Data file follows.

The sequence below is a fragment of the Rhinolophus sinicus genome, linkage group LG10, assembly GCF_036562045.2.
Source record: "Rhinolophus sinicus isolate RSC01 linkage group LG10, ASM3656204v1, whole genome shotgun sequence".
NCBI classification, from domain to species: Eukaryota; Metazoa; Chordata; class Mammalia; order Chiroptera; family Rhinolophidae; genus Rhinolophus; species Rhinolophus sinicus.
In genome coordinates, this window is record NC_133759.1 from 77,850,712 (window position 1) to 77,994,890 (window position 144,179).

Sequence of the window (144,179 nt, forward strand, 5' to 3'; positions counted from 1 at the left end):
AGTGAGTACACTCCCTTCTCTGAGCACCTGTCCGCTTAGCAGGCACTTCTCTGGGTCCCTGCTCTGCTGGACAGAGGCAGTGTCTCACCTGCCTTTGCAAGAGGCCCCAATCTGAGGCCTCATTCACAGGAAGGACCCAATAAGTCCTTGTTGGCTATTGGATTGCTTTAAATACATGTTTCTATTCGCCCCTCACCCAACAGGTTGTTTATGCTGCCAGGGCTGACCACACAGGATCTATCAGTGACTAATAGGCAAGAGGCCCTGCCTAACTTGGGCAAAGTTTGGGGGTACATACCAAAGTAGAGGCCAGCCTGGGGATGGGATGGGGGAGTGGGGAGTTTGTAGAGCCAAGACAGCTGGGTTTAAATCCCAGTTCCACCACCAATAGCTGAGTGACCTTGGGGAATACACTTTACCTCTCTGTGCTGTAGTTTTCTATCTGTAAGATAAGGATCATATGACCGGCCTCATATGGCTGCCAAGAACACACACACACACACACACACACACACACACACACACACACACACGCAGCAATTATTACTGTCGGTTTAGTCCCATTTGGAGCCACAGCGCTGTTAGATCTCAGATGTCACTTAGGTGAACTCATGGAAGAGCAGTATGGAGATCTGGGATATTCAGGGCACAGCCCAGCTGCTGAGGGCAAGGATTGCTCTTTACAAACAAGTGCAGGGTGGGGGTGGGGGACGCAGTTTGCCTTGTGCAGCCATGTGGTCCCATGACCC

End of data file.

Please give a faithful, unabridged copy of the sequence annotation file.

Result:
The sequence below is a fragment of the Rhinolophus sinicus genome, linkage group LG10, assembly GCF_036562045.2.
Source record: "Rhinolophus sinicus isolate RSC01 linkage group LG10, ASM3656204v1, whole genome shotgun sequence".
NCBI classification, from domain to species: Eukaryota; Metazoa; Chordata; class Mammalia; order Chiroptera; family Rhinolophidae; genus Rhinolophus; species Rhinolophus sinicus.
In genome coordinates, this window is record NC_133759.1 from 77,850,712 (window position 1) to 77,994,890 (window position 144,179).

Sequence of the window (144,179 nt, forward strand, 5' to 3'; positions counted from 1 at the left end):
AGTGAGTACACTCCCTTCTCTGAGCACCTGTCCGCTTAGCAGGCACTTCTCTGGGTCCCTGCTCTGCTGGACAGAGGCAGTGTCTCACCTGCCTTTGCAAGAGGCCCCAATCTGAGGCCTCATTCACAGGAAGGACCCAATAAGTCCTTGTTGGCTATTGGATTGCTTTAAATACATGTTTCTATTCGCCCCTCACCCAACAGGTTGTTTATGCTGCCAGGGCTGACCACACAGGATCTATCAGTGACTAATAGGCAAGAGGCCCTGCCTAACTTGGGCAAAGTTTGGGGGTACATACCAAAGTAGAGGCCAGCCTGGGGATGGGATGGGGGAGTGGGGAGTTTGTAGAGCCAAGACAGCTGGGTTTAAATCCCAGTTCCACCACCAATAGCTGAGTGACCTTGGGGAATACACTTTACCTCTCTGTGCTGTAGTTTTCTATCTGTAAGATAAGGATCATATGACCGGCCTCATATGGCTGCCAAGAACACACACACACACACACACACACACACACACACACACACACACACGCAGCAATTATTACTGTCGGTTTAGTCCCATTTGGAGCCACAGCGCTGTTAGATCTCAGATGTCACTTAGGTGAACTCATGGAAGAGCAGTATGGAGATCTGGGATATTCAGGGCACAGCCCAGCTGCTGAGGGCAAGGATTGCTCTTTACAAACAAGTGCAGGGTGGGGGTGGGGGACGCAGTTTGCCTTGTGCAGCCATGTGGTCCCATGACCC